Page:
CUHK Uncovers a New Strategy to Turn “Cold” Liver Tumour “Hot” Leading to an Effective and Durable Combined Immunotherapy
Immunotherapy is a major pillar of cancer therapy. Immune checkpoint inhibitors activate the cancer-killing T cells that had been suppressed by the cancer cells, leading to tumour shrinkage and improved survival rates. However, most of the liver cancers (hepatocellular carcinoma or HCC) are “cold” or T cell-excluded.
A new study conducted by the research team of the Faculty of Medicine at The Chinese University of Hong Kong (CU Medicine) has uncovered that a cancer-promoting gene called histone deacetylase 8 (HDAC8) is responsible for maintaining tumours that are immune cell-excluded. Inhibiting HDAC8 can lead to epigenetic reprogramming of the tumour cell and so increase the infiltration of T cells in the tumour (or turn the tumour “hot”). Further study conducted by the team showed that a new combined immunotherapy using HDAC8 and immune checkpoint inhibitor could protect the mice model, remaining tumour-free in HCC for at least 15 months with no evidence of side effects. The findings have been published in the journal Science Translational Medicine.
The findings provide insights into how the cancer cells are protected and how cancer-killing T cells break through the barricade into the tumour site
Previous clinical studies have shown that only 10% to 20% of HCC patients respond to immunotherapy. The major challenge is that most of the HCC tumours are “cold” or T cell-excluded. In other words, even though the soldiers, the T cells, are armed, they are not in proximity to fight against the enemies’ tumour cells.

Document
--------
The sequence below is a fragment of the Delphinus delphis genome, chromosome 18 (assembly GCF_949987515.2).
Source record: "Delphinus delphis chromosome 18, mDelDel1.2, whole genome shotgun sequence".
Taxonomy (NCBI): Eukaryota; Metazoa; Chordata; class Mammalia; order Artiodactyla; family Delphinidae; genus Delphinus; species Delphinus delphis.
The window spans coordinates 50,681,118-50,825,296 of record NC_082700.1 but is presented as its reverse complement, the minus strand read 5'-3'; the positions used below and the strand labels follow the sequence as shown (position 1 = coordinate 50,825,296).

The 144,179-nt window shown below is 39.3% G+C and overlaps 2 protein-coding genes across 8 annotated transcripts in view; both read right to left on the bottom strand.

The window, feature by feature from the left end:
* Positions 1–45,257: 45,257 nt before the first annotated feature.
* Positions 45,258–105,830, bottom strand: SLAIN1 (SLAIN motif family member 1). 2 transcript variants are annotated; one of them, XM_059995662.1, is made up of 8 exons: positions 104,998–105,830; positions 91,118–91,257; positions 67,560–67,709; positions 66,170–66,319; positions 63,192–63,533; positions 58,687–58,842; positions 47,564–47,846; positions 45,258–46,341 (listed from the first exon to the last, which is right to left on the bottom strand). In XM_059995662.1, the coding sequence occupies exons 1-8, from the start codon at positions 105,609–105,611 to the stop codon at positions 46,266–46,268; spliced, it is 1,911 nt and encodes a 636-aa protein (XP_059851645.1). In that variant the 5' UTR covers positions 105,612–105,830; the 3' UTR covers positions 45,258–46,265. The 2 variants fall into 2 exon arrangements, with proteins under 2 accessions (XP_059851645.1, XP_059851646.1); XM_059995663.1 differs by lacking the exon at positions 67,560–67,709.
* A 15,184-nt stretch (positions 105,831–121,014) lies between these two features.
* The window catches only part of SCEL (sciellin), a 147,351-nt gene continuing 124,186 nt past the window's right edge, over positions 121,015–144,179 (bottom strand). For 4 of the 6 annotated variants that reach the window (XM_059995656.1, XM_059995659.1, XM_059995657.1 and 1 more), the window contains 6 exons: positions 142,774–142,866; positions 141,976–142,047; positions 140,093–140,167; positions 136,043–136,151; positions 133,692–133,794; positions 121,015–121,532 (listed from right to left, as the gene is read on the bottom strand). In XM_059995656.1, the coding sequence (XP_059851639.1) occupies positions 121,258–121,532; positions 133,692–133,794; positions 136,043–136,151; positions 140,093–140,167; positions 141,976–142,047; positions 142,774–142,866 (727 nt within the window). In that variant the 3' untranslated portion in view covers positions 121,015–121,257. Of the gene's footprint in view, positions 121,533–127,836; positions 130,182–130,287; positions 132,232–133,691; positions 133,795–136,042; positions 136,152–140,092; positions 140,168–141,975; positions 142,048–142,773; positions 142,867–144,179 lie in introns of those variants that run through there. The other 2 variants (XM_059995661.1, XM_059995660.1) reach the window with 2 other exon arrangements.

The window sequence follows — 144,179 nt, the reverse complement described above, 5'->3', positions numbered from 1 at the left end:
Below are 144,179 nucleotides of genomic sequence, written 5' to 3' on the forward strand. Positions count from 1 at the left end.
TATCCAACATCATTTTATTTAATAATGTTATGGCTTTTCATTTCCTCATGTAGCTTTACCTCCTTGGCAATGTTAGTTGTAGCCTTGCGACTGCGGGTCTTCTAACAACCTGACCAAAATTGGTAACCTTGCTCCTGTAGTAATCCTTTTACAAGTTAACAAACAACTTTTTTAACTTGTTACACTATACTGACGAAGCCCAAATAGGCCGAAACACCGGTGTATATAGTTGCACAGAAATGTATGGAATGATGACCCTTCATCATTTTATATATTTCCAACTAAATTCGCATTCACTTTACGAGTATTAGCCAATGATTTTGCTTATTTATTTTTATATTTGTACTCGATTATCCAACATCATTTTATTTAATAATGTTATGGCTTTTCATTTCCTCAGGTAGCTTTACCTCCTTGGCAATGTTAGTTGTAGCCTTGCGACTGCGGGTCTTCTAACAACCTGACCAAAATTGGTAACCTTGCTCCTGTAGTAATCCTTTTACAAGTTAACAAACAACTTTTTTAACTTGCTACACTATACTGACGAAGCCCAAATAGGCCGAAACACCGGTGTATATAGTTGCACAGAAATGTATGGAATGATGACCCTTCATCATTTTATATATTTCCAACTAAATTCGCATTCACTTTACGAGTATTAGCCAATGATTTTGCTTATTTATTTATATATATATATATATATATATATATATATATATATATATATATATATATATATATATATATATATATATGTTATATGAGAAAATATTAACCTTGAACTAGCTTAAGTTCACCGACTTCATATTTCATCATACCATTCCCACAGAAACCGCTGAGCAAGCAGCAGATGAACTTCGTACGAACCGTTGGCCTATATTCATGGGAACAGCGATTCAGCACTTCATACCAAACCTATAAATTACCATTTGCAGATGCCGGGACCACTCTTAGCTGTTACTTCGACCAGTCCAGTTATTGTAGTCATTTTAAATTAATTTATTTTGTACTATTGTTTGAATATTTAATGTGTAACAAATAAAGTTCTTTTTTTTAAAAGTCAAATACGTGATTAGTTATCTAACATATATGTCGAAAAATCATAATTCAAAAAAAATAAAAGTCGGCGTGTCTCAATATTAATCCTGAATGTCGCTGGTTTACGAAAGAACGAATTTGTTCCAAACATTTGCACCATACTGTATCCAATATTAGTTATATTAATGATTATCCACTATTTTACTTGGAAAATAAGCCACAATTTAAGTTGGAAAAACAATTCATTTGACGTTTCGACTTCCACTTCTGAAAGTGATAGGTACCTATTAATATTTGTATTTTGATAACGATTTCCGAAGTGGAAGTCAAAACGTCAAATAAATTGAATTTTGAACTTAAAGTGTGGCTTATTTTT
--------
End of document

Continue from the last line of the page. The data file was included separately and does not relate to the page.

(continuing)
To understanding how the HCC cells are protected from the attack of T cells, researchers from CU Medicine conducted a series of studies using pre-clinical models. HDAC8 was found to be a key factor in maintaining T cell-excluded tumours. A selective HDAC8 inhibitor could cause HCC cells to produce T cell-recruiting molecules. Treatment of HCC-bearing mice with a selective HDAC8 inhibitor resulted in an increased infiltration of T cells into the tumour.
“It is important to identify the role of HDAC8 as we can then identify ways of turning the ‘cold’ T cell-excluded HCC tumours into ‘hot’ tumours, rendering the cancer-killing T cells able to ‘break through’ the barricade into the tumour site. This shows that the HDAC8 inhibitor potentiates the efficacy of immunotherapy in HCC,” said Professor Alfred Sze Lok CHENG, Professor from the School of Biomedical Sciences at CU Medicine.
The new treatment brings at least a 15-month tumour-free period
Using a new combined immunotherapy which included an HDAC8 inhibitor and an immune checkpoint inhibitor, researchers found that the mice that received this treatment for 3 weeks were protected against the rechallenge of a subsequent tumour, remaining tumour-free for at least 15 months. Most importantly, there was no evidence of side effects associated with this effective and durable anti-tumour response.
Professor Ka Fai TO, Chairman, Department of Anatomical and Cellular Pathology at CU Medicine, stated, “Our research provides a new and promising approach to treat HCC patients. More than a half of HCC patients have high expressions of HDAC8 protein, thus representing a real-life target in a clinical setting. Based on our findings, we now hope to advance immunotherapy so as to provide greater benefits to HCC patients.”
The new treatment is also well tolerated as the selective HDAC8 inhibitor exhibits insignificant toxicity when compared to non-selective HDAC inhibitors. Professor Cheng considers that the new findings are of great value for future clinical development of HDAC8 inhibitors in HCC. As other T cell-excluded cancers such as ovarian and pancreatic tumours also exhibit over-expression of HDAC8, future studies are warranted to elucidate the effects of an HDAC8 inhibitor, and to turn these “cold” tumours “hot” for a more effective immunotherapy.